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In the feature block selection shown in Figure 3, segmented blocks with sufficient edge points (detected by 3 × 3 Sobel edge detection) are selected as feature blocks. Feature blocks with more edge points signify higher complexity in the image blocks. In general, these feature blocks can obtain better matching results than non-feature blocks under the block matching method. Therefore, non-feature blocks are bypassed in the following process. The threshold for detecting feature blocks is set to 30 edge points. This threshold value is chosen by conducting experiments under different environments. When the number of edge points within a block is greater than 30, the block is selected as a feature block.
After feature block selection, the feature blocks are processed using the full-search block matching method with the previous image. Because the motion vector is around 18 pixels when the speed of UAV is 40 km/h, the search area of the block matching method is 96 × 64 pixels. The search area is shown in Figure 4; this study assumes the direction of movement of the UAV to be forward.
Figure 4. Search area of full-search block matching method.
Figure 4. Search area of full-search block matching method.
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Feature block selection is the first step in decreasing the matching error between two continuous images. Because the block matching method searches for locations with the minimum sum of absolute difference (SADmin) as the best match within the search area, the search results of feature blocks may have erroneous matches. To filter out these results, two cases are classified as untrustworthy matches in the second step. The first case is when the SADmin value of the block matching method is not small enough. This suggests the two block images are not similar to each other. The second untrustworthy match type is when the secondary minimum sum of absolute difference (SADsec-min) value of the block matching method is close to the SADmin value of the block matching method. This indicates that the representative of the SADmin value is not good enough. One exception to the second case occurs when the location of the SADsec-min value is close to the location of the SADmin value. Such similarities could exist when the position of the best match is located on the range between two pixels. In the first case, we set a threshold, TH = 32 × 32 × ε, to filter out the untrustworthy matches when SADmin is greater than TH. Because the block size is 32 × 32 pixels in this study, ε is the acceptable error of each pixel, which is set as five. Because the flying altitude is set to be low in this study, the occluded or missing problems caused by trees or buildings will result in error matches. Therefore, the feature blocks are deleted when the SADmin value in the block matching method is greater than TH. For the second case, we filter feature blocks for which the SADsec-min value is similar to the SADmin, but that are not located close to the minimum-value feature block. The parameter α is set to 2. The parameter is chosen by conducting experiments under different environments. The differences of coordinates between SADmin and SADsec-min is calculated, which is less than one pixel or equal to one pixel, it can be retained in the motion vector (MV) register. Otherwise, it can be deleted.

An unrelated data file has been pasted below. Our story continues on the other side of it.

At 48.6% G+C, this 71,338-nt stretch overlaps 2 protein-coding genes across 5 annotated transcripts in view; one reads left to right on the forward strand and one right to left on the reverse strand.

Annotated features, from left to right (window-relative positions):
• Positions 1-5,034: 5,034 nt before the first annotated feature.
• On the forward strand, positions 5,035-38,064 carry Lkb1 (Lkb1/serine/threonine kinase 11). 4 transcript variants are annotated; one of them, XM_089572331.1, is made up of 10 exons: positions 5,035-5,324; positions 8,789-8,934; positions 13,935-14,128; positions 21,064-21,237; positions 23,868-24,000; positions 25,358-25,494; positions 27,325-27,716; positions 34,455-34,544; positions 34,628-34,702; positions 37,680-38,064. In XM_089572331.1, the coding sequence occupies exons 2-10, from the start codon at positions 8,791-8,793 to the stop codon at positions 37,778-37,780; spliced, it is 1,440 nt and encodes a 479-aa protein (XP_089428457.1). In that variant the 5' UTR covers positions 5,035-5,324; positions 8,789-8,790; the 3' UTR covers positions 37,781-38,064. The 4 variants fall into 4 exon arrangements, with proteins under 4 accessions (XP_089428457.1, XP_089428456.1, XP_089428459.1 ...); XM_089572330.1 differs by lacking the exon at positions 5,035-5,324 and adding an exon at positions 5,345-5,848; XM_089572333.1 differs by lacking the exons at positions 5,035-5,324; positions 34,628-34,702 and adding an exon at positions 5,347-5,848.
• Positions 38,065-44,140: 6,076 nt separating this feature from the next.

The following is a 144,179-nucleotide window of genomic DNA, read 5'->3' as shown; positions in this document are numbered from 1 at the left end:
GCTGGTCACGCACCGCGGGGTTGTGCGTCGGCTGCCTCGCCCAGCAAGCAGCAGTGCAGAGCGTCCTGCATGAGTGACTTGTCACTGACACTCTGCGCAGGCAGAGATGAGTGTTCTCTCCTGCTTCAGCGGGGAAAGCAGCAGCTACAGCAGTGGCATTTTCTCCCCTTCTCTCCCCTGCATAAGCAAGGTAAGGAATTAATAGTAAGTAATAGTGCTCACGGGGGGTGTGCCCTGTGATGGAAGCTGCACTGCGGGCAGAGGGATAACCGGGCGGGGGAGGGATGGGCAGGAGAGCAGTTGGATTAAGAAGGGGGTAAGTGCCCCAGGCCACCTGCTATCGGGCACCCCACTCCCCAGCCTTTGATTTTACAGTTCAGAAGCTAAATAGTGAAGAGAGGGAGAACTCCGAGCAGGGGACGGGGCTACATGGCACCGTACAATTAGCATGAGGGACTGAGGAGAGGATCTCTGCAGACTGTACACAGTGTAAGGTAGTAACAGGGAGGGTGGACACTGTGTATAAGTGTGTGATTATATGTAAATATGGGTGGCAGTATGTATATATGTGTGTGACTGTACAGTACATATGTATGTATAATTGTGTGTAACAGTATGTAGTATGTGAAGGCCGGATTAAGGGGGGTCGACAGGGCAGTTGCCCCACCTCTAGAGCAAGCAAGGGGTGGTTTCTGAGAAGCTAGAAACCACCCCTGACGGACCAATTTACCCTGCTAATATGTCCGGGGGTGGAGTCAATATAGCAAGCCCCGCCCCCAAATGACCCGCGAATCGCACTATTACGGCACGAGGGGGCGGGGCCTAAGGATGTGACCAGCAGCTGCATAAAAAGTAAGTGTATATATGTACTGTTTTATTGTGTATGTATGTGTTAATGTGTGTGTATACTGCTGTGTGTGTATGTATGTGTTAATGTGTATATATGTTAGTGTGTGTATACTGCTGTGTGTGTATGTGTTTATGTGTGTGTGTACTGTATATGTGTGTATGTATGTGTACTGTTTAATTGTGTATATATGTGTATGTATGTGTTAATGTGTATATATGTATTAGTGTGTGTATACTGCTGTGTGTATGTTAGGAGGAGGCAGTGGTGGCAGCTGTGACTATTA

After the block matching and filtering processes, the motion vectors (MVs) of the trusted feature blocks are processed to find the valid motion direction/flying direction. The directions of the motion vectors represent the flying direction relative to the ground. Because of limitations in the pixel resolution and the undulating ground, the directions of the motion vectors have a centralized distribution. The histogram of motion vector directions is processed by a mean filter with five neighbor histogram values to smooth the direction histogram. After processing the mean filter, the angle with the largest number in the direction histogram is labeled as θmax. The positions of the motion vectors with the same angle as θmax are marked as one; the others are marked as zero. The four quadrants are each partitioned into two sectors of 45°. For each sector, we count the total number of motion vectors with the same angle as θmax. When the count in any sector is at least two, that sector is defined as a valid sector. When more than six sectors are valid, the angle θmax is considered to be a valid flying direction; otherwise, the flying direction detection is invalid for that image pair. Invalid detections in which the feature blocks of θmax do not have a widespread distribution are deleted to prevent errors caused by moving objects on the ground.